Tue Feb 14, 2017 12:11AM
This AFP file photo taken on February 1, 2017, shows the Elizabeth Tower, commonly known as Big Ben, and the Houses of Parliament, pictured by the River Thames in London.
This AFP file photo taken on February 1, 2017, shows the Elizabeth Tower, commonly known as Big Ben, and the Houses of Parliament, pictured by the River Thames in London.

The European Union acknowledges that the damaging impact of Brexit will be less severe than originally thought.

The European Commission’s Winter Economic Forecast released on Monday, contained speculations about the British economy’s future, upgrading the UK growth forecast for 2017.

Based on the new forecast, the UK economy will expand by 1.5 percent this year rather than just 1 percent as estimated in November.

The 28-nation bloc still painted a gray image of Britain’s economy due to a decision to leave the EU.

The 1.5 figure still marks a sharp drop in UK growth, registered 3.1 percent in 2014 and is expected to slump even lower to 1.2 percent in 2018.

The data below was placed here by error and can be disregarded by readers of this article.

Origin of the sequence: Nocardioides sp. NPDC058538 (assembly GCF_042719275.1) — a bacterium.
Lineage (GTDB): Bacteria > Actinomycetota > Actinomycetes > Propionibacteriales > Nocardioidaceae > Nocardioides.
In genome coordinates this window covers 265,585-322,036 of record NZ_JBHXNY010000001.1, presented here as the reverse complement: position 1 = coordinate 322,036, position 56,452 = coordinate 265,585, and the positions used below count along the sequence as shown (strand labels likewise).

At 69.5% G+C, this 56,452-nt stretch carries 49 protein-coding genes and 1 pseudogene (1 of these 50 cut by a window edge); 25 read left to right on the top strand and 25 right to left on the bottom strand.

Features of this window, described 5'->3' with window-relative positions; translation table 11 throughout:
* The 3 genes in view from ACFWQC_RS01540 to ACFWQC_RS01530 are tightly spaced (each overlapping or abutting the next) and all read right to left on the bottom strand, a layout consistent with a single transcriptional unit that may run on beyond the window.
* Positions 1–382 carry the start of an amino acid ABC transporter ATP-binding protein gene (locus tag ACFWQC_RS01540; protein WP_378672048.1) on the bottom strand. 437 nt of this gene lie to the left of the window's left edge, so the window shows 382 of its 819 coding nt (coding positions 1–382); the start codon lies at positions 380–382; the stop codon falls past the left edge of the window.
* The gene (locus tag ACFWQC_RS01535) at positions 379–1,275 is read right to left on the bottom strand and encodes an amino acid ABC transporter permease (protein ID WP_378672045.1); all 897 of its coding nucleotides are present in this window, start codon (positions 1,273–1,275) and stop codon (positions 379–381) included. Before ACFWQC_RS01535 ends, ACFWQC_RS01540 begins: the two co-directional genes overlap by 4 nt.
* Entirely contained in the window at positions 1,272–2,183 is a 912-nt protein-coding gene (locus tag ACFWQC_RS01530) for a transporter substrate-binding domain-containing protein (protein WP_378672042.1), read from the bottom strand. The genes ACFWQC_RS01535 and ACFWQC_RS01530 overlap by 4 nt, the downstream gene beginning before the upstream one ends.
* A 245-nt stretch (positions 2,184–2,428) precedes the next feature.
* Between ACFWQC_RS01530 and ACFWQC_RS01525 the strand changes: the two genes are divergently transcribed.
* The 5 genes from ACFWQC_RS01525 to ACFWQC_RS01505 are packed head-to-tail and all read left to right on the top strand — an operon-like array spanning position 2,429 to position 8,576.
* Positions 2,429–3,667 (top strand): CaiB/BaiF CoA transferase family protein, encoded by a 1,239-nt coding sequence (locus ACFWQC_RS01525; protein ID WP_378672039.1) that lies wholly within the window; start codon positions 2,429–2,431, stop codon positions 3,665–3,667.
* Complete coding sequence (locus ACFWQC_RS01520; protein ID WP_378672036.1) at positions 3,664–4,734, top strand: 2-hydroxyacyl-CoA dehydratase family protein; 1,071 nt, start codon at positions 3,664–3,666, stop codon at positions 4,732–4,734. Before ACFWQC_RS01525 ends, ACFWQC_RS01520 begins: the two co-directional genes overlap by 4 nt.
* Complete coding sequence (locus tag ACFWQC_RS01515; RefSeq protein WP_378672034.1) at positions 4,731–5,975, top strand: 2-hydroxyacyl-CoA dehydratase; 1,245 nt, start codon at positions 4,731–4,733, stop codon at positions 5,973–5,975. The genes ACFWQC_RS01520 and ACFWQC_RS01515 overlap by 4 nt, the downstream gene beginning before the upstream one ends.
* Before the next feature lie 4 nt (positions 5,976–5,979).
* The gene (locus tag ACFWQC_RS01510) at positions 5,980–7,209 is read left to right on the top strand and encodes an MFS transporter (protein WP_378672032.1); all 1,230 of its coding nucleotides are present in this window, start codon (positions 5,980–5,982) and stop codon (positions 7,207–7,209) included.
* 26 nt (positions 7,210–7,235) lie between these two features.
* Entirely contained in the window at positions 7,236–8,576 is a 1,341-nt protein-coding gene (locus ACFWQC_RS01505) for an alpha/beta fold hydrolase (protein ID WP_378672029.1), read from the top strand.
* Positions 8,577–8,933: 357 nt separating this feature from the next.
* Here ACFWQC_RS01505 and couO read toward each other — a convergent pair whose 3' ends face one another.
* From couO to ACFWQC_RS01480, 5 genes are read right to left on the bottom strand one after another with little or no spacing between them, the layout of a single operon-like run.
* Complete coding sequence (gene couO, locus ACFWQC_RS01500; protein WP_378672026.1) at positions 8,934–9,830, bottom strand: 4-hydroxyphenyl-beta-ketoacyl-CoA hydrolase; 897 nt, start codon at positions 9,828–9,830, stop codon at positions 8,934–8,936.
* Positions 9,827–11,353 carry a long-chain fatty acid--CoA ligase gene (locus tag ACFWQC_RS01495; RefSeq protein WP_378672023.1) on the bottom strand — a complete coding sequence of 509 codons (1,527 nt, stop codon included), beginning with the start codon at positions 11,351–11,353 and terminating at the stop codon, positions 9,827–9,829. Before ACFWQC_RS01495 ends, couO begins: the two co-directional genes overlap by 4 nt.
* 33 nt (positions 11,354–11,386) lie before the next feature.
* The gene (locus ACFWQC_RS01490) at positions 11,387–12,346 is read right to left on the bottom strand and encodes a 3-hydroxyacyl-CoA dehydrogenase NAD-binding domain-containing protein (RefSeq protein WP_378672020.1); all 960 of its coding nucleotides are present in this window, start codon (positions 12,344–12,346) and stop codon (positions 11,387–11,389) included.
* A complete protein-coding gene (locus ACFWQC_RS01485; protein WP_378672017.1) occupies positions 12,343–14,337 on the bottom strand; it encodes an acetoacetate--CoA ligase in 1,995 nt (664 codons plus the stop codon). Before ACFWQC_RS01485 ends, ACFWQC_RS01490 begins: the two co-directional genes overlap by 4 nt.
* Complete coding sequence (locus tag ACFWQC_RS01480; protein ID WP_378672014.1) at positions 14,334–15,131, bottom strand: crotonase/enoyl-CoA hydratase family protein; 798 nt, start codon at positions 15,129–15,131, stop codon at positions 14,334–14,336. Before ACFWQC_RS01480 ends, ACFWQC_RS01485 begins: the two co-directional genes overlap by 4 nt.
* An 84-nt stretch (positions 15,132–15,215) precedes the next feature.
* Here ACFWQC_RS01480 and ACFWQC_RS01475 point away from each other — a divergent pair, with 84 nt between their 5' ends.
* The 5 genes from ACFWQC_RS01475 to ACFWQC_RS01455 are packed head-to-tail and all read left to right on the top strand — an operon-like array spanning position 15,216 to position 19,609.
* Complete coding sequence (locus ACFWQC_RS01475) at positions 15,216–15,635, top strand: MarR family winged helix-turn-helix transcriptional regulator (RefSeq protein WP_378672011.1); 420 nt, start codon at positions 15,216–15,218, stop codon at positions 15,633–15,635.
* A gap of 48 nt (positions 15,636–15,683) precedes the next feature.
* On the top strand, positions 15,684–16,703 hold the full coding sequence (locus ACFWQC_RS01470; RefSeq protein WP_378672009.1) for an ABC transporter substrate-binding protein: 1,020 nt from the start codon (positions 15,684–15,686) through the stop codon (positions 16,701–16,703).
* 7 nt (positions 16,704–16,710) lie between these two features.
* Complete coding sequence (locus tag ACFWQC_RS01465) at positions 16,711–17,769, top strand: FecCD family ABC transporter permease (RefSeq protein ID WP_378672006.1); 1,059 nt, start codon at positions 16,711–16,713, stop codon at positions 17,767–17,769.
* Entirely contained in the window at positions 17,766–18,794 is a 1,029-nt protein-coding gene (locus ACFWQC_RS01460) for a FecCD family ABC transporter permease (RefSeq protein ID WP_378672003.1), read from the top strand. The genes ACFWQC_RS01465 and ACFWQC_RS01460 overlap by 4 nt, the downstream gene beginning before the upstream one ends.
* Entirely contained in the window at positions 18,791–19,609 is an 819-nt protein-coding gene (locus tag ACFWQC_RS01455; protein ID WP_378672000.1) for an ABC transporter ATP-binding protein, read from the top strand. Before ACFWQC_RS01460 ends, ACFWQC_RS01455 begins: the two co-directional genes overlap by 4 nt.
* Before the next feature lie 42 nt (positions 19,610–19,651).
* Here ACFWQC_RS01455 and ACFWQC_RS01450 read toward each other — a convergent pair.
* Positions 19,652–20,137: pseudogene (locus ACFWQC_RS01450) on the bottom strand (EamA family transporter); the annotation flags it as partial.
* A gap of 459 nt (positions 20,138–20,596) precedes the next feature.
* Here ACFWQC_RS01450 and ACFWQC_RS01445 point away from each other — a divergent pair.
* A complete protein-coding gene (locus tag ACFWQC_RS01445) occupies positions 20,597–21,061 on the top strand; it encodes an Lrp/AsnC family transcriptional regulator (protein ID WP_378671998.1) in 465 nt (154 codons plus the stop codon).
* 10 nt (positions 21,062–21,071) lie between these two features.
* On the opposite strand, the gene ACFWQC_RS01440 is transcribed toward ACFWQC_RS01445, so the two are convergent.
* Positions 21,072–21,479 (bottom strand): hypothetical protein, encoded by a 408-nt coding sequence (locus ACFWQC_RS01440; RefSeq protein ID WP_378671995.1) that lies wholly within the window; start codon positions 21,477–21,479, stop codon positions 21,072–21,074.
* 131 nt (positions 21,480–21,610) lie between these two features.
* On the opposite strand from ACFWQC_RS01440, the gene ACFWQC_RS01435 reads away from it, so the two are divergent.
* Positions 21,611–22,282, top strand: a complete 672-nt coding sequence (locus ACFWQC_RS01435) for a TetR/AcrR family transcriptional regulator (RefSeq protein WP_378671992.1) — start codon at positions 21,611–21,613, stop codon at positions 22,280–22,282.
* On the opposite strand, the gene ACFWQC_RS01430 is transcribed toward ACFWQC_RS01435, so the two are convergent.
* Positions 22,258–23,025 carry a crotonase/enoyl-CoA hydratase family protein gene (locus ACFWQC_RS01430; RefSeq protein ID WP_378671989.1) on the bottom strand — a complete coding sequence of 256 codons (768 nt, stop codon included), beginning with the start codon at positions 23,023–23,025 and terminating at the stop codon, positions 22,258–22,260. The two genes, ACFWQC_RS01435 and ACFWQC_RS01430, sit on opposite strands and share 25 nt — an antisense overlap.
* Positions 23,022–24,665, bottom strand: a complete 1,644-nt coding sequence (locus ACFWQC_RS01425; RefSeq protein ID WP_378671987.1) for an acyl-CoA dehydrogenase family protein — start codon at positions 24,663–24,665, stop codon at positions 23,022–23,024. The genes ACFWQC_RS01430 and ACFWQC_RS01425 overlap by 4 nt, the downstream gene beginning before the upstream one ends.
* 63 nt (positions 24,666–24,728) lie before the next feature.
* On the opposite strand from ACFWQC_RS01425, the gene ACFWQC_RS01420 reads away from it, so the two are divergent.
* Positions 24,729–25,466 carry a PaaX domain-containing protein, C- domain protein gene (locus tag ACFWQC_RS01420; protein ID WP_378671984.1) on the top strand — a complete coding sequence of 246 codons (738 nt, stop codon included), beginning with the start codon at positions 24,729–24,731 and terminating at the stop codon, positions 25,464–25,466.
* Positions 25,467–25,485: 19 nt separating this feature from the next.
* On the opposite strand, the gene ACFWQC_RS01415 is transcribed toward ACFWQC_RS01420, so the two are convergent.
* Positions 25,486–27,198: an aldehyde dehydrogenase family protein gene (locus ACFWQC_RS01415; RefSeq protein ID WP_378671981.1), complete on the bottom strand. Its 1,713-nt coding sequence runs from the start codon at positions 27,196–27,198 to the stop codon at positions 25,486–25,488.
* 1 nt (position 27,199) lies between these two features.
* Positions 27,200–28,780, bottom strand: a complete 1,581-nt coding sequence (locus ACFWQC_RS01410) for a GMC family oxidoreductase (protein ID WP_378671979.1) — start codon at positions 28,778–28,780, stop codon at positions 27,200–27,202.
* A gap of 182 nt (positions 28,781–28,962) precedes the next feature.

"Economic growth is projected to moderate in 2017 and weaken further in 2018," said EU financial affairs chief Pierre Moscovici (pictured above).

Meanwhile, the EU’s economy was expected to become better, with growth set to rise from 1.6 percent in 2014 to 1.8 percent in 2017 and 2018.

"The European economy has proven resilient to the numerous shocks it has experienced over the past year," said Pierre. "Growth is holding up and unemployment and deficits are heading lower."

On June 23, nearly 52 percent of Britons voted in a referendum to end their country’s 42-year membership in the EU.

The government of Prime Minister Theresa May is expected to start negotiations for the leave by the end of March.